Juan Orlando Hernández extolled his achievements as Honduran president with the words: “Together we made history”.
This week, the one-time Washington ally earned his place in the record books for a different reason – less than a month after leaving office – as he became the first former Latin American leader to be arrested and face extradition to the US on drug trafficking charges.
As dozens of armed police led a handcuffed Hernández from his luxury home in the capital Tegucigalpa, many Hondurans celebrated his downfall, letting off fireworks and singing “Juanchi, you’re going to New York”.
“It’s not an easy moment, I wouldn’t wish it on anyone,” the former president said in an audio message posted online shortly before his arrest. He vowed to clear his name.
Prosecutors allege that for the past 18 years, Hernández “participated in a violent drug-trafficking conspiracy” to ship hundreds of tons of cocaine to the US via Honduras and received “millions of dollars in bribes and proceeds” in return, according to a copy of the extradition request seen by the Financial Times.
Hernández was not the first Latin American leader exposed for drug ties. Ernesto Samper had his US visa revoked while president of Colombia in 1996 after cocaine traffickers helped fund his election. (Samper admitted that drug money helped fund his campaign but said he was unaware of it.) Manuel Noriega, Panama’s de facto ruler, was deposed and captured in a 1989 US invasion after being indicated on drug trafficking charges.
But what was unusual about Hernández is that he was lauded by the US as a valued ally even as law enforcement agencies were investigating him and his brother for drug trafficking. Despite the widespread and well-published influence of drug money in Honduras, the US continued to back him.
In 2017, Joe Biden, then US vice president, phoned Hernández and “praised Honduras‘ progress in improving security and tax administration ”, according to a White House statement.
Juan Cruz, the top White House official on Latin America from 2017-19, told the FT that when then-vice-president Mike Pence met Hernández and other Central American presidents in Guatemala in 2018, “I was part of the team preparing the briefing and I can tell you we didn’t have a clue ”that Hernández was an alleged drug trafficker.
A former senior US government official said the state department and the White House were not informed about the justice department or the Drug Enforcement Administration (DEA) investigations into Hernández despite asking repeatedly. The US justice department declined to comment.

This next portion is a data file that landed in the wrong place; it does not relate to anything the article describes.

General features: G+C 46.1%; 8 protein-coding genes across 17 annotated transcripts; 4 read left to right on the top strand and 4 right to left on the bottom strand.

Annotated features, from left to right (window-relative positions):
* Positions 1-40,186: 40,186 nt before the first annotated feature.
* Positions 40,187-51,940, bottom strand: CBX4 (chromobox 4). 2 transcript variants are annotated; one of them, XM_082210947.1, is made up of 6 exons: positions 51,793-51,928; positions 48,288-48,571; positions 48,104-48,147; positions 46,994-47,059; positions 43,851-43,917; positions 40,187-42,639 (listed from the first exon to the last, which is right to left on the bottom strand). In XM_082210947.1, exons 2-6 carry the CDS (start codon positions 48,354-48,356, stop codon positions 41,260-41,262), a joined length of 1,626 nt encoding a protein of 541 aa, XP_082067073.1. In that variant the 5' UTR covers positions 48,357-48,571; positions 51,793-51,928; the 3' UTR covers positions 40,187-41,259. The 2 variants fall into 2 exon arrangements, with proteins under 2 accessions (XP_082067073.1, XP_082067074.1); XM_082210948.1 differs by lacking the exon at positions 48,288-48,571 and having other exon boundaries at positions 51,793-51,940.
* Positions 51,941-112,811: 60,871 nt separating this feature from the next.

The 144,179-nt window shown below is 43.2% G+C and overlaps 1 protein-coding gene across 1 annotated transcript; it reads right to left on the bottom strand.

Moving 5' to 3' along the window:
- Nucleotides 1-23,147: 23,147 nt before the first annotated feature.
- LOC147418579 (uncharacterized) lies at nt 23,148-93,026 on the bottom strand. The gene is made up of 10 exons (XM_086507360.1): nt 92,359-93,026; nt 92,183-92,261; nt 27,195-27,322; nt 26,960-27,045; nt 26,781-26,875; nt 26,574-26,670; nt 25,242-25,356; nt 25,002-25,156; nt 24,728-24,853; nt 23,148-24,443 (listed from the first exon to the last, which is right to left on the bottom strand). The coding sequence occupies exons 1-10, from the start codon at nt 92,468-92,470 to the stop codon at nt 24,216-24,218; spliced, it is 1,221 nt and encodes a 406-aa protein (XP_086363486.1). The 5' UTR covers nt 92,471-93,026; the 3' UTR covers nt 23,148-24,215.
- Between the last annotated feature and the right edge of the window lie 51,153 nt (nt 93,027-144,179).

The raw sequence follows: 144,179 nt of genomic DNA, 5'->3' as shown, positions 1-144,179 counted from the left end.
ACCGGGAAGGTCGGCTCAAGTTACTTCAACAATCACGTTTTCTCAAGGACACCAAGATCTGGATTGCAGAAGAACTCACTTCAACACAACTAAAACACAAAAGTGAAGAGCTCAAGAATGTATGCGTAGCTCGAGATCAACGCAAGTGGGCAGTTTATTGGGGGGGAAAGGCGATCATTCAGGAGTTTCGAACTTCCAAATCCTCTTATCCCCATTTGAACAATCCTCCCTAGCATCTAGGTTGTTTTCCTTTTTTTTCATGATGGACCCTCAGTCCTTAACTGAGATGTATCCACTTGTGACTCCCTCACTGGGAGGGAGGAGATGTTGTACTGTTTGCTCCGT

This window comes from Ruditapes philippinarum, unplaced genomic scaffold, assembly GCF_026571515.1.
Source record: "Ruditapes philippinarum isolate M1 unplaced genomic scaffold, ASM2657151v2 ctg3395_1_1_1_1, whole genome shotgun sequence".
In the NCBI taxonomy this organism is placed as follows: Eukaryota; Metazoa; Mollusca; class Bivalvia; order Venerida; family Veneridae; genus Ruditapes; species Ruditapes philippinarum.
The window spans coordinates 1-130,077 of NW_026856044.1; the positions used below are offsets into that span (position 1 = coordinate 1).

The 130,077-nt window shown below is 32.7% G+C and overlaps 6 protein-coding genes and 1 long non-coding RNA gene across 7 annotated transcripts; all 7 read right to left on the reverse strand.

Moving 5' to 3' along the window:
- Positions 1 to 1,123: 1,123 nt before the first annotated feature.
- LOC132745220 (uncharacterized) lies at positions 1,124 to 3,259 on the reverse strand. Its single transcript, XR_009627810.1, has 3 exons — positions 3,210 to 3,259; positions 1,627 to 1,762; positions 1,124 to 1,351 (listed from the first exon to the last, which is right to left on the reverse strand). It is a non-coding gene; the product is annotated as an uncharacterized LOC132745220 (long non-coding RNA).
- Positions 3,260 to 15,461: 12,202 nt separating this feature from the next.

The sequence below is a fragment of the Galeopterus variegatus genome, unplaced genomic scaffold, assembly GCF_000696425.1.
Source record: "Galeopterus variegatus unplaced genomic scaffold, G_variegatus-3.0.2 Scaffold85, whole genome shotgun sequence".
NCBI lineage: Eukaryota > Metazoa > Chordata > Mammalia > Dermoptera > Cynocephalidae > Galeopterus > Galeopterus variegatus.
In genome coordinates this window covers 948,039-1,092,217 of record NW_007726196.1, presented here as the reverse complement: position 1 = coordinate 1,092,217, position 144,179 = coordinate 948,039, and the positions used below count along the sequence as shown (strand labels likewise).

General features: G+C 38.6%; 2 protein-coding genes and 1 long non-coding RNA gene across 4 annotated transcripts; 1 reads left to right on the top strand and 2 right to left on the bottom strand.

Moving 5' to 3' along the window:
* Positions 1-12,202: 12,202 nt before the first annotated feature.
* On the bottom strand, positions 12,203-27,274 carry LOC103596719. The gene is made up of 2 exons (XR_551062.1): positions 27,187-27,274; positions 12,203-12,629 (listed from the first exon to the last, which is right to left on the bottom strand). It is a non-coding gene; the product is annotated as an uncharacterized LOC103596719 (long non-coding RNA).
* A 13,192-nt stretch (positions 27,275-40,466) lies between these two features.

For years, Hernández talked tough on drugs in public. In 2012, while the President of Congress he supported a constitutional amendment to authorize the extradition of traffickers. But in private, according to the extradition request, Hernández was promising to protect his trafficking allies in return for money and support.
US prosecutors say Hernández’s first presidential election campaign in 2013-14 was oiled by a $ 1mn bribe from Mexican cartel boss Joaquín Guzmán in exchange for promises to protect shipments by his Sinaloa cartel through Honduras, a key transit point in drug routes to the US. Hernández’s successful re-election bid in 2017-18 was also allegedly lubricated with $ 1.5mn of drug-trafficking proceeds, according to the US extradition request.
But by 2019, the Honduras president’s luck was running out. His brother Tony went on trial in the US and was convicted and later sentenced to life imprisonment for smuggling more than 185 tons of cocaine.
Lurid testimony at that trial and a related one implied Hernández, including witness statements that the president had mocked the DEA and vowed to “stuff drugs up the gringos’ noses ”- a reference to flooding the US market with cocaine.
Back home, Hondurans protested in the streets, demanding the removal of their “narco-president”.
Yet nearly two months after Tony Hernández’s conviction, then-President Donald Trump welcomed his brother as a guest at a summit of the Israeli American Council in Florida.
“I have to tell you – thank you, sir – that President Hernández is working with the US very closely,” Trump said. “And we’re winning after years and years of losing. We’re stopping drugs at a level that has never happened. “
Patrick Leahy, a U.S. senator, was scathing of Washington’s approach, saying that through “years of decay, depravity, and impunity, successive U.S. administrations sullied our reputation by treating Hernandez as a friend and partner.
“By making excuse after excuse for a government that had no legitimacy and that functioned as a criminal enterprise, US officials have lost sight of what we stand for.”
Ultimately, experts said, Hernández won the US backing mainly because he was prepared to do what Washington most wanted: co-operate on reducing the flow of migrants from Honduras to the US border.
“Hernández was quite astute in that respect,” said Michael Shifter, president of the Inter-American Dialogue think-tank in Washington.
Tired of what they perceived as Hernández’s corruption and misrule, Hondurans voted in a leftwing president, Xiomara Castro, by a landslide last year. She took office last month with strong US support but faces daunting odds tackling endemic corruption in one of the western hemisphere’s poorest nations.
“It’s going to be really difficult,” said Salvador Nasralla, Castro’s incoming vice president. “Drug traffickers are in the institutional structures of the country, in the ministries, in Congress, in the supreme court.
“Honduras is a living example of a narco state.”